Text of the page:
BERLIN -- Audi will end its involvement in the prestigious Le Mans sports car race next year after almost two decades to focus on racing electric cars, symbolizing a shift in strategy as parent company Volkswagen Group battles to recover from its diesel-emissions scandal.
Audi, which is seeking to boost the share of zero-emission vehicles to at least a quarter of its global sales by 2025, said it will start competing next year in the Formula E electric-car racing championship.
"We will conduct the race for the future on electric power," CEO Rupert Stadler told workers at Audi's sports car division on Wednesday, according to a statement from the company, citing the biggest transformation in the brand's history. "As our production cars are becoming increasingly electric, our motorsport cars, as Audi's technological spearheads, have to even more so," the CEO said.
Stadler said Audi is taking up a factory-backed commitment in the all-electric Formula E racing series. Audi rival Mercedes said earlier this month that it might race in the Formula E 2018-2019 championship. BMW said a works Formula E involvement was "conceivable." Renault, PSA Group's DS brand and Jaguar take part in the championship.
As it grapples with the costs of the emissions scandal, the carmaker is cutting spending to fund its shift to electric cars and autonomous driving, mirroring plans by parent VW.
Audi denied a report in Germany's Handelsblatt newspaper that savings from pulling out of Le Mans and the World Endurance Championship would amount to an annual 300 million euros ($328 million). A source at Audi said the move would save Audi nearly 100 million euros per year.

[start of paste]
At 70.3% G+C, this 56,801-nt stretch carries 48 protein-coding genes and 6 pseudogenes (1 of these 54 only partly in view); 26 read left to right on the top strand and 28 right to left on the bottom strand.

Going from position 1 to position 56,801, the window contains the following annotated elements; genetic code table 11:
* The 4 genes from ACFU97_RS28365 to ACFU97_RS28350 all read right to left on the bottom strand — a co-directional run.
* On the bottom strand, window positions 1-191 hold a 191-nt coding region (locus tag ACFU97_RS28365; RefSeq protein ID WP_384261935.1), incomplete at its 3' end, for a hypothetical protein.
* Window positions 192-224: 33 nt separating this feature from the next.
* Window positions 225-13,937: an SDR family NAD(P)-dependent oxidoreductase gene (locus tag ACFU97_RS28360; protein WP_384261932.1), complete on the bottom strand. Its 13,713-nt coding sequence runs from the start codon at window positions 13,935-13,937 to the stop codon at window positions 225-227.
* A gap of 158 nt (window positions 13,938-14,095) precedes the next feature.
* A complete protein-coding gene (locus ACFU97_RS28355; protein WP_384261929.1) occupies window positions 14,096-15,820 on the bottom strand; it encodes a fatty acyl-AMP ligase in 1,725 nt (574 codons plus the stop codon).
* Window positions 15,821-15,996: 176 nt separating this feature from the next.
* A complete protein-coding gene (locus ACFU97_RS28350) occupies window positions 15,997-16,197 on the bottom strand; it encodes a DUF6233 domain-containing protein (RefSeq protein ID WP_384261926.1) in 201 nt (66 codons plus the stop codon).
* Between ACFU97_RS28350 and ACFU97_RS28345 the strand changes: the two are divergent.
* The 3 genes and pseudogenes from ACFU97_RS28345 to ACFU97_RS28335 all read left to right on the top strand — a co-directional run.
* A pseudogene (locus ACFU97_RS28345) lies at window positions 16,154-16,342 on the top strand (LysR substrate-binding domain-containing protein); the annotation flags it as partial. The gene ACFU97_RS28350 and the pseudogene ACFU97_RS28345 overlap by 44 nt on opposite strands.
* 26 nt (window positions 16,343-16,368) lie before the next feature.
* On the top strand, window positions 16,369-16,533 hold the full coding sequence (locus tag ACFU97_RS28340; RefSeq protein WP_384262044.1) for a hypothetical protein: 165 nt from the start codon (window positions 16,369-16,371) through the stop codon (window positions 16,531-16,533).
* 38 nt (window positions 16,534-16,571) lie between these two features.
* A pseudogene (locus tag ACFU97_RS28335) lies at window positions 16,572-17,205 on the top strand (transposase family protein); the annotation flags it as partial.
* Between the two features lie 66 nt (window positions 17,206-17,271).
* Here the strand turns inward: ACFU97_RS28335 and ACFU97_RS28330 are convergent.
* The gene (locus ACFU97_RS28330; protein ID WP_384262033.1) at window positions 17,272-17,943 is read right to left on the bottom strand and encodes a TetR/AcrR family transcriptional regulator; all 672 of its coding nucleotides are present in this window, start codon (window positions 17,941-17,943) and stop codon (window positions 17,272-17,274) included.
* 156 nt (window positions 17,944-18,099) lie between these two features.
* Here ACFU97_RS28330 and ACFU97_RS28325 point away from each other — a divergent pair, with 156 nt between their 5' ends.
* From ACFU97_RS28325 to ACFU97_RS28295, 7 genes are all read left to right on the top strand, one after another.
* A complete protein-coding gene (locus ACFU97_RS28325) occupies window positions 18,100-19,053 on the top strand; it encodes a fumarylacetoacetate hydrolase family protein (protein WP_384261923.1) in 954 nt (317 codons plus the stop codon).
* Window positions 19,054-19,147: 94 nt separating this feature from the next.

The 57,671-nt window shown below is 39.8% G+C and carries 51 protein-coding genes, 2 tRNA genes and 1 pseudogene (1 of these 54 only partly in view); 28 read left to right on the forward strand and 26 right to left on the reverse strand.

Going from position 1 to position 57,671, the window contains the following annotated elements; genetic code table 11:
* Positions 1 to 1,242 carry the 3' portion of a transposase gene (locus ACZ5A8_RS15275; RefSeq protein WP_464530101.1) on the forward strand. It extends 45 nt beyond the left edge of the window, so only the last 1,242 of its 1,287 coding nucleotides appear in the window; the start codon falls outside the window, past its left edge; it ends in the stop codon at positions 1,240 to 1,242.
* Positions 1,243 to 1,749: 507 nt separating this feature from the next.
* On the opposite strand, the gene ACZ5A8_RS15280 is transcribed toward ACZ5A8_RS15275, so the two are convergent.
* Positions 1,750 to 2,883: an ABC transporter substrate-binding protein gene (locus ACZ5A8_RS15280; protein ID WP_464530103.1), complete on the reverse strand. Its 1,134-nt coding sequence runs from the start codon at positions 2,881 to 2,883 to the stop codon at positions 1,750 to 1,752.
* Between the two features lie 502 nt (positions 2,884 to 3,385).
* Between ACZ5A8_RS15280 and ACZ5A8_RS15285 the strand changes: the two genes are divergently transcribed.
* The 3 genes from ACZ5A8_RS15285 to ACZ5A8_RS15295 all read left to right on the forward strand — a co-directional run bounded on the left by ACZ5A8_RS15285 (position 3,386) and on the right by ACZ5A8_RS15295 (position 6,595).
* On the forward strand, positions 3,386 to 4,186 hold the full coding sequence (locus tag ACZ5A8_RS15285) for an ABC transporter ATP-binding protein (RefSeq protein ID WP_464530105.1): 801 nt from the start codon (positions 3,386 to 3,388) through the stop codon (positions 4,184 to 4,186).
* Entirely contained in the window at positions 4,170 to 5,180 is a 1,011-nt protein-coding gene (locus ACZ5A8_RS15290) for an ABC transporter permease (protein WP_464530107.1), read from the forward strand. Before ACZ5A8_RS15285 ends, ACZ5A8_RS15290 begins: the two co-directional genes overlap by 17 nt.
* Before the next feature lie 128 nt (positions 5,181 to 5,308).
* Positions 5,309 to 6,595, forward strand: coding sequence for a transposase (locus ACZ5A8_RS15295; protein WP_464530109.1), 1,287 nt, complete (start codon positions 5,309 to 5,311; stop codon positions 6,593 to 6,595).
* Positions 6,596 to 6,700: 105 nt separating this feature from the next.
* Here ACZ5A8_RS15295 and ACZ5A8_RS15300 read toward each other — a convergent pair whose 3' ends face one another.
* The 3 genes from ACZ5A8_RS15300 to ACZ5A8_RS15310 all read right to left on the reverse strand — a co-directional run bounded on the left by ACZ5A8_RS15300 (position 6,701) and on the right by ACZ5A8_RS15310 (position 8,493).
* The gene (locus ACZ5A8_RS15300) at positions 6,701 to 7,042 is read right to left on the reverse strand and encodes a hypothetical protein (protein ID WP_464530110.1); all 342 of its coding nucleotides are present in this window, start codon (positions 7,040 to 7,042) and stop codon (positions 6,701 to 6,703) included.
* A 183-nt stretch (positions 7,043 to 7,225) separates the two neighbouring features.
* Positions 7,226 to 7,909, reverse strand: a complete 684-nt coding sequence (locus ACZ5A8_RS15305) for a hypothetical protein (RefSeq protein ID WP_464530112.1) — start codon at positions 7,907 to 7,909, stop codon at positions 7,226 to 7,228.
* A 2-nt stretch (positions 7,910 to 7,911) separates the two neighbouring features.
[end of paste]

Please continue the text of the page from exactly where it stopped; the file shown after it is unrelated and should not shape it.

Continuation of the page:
VW's flagship luxury division has set aside more than half a billion euros to cover costs for the diesel-emissions scandal and possible recalls of cars fitted with Takata airbags. Third-quarter financial results are due on Friday.
Le Mans, one of the greatest tests of endurance for cars and drivers, has been a source of prestige for Audi which has won the race 13 times in 18 years.
The decision to exit the WEC means Audi will be left with no diesel engines in motorsports, a spokesman said.
More than a year after VW admitted to rigging emissions tests, Audi's move is another setback for diesel which analysts have said faces higher costs amid tougher standards and testing methods.
But Audi said its exit from top-level sports-car racing does not imply diesel technology will disappear in its road cars.
"If we are serious about achieving carbon dioxide emission targets, then there is no alternative to diesel because they are the most efficient engines," the spokesman said.
VW stablemate Porsche, which has won Le Mans in the past two years with hybrid models, has no plans to quit, a spokesman said.
Audi said it will continue to compete in Germany's DTM championship where it will switch from an 8-cylinder to a 4-cylinder gasoline-driven car in 2018.
Separately, Audi is looking at the possibility of expanding its engagement in the so-called RX World Rallycross championship where it may replace its 4-cylinder gasoline model with an electric model, a spokesman said.